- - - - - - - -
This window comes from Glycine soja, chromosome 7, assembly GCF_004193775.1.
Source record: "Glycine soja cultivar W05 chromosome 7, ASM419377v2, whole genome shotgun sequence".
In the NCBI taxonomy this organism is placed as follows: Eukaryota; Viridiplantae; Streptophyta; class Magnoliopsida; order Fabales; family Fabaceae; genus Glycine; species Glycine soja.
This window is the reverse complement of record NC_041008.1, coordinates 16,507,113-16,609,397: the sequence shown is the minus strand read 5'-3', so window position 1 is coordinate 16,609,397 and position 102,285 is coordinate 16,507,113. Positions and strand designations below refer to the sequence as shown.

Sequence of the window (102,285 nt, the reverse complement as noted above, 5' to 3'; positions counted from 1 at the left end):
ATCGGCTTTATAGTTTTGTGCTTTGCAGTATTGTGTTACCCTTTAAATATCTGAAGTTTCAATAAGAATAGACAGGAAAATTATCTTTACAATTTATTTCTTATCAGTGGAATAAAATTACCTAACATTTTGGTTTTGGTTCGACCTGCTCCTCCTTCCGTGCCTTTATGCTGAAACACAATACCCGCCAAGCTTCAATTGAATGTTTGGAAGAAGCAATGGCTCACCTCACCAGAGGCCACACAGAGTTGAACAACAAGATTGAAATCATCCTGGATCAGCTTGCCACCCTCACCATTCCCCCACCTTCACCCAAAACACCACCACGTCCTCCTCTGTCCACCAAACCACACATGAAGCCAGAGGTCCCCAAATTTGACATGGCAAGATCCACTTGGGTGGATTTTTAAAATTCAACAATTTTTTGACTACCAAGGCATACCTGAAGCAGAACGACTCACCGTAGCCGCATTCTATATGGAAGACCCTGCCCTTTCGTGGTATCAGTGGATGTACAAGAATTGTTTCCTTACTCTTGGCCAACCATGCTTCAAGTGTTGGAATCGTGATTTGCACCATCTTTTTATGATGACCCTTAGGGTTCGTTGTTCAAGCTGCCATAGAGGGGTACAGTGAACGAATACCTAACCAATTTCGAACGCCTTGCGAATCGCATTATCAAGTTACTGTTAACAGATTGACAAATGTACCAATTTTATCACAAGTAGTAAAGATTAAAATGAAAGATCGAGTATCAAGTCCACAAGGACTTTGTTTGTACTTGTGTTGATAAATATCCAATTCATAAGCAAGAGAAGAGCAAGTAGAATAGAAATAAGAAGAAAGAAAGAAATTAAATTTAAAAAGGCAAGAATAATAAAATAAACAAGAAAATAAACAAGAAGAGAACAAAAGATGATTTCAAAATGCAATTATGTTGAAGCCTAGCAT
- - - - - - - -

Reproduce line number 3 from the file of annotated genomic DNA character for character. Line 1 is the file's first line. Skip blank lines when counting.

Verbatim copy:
In the NCBI taxonomy this organism is placed as follows: Eukaryota; Viridiplantae; Streptophyta; class Magnoliopsida; order Fabales; family Fabaceae; genus Glycine; species Glycine soja.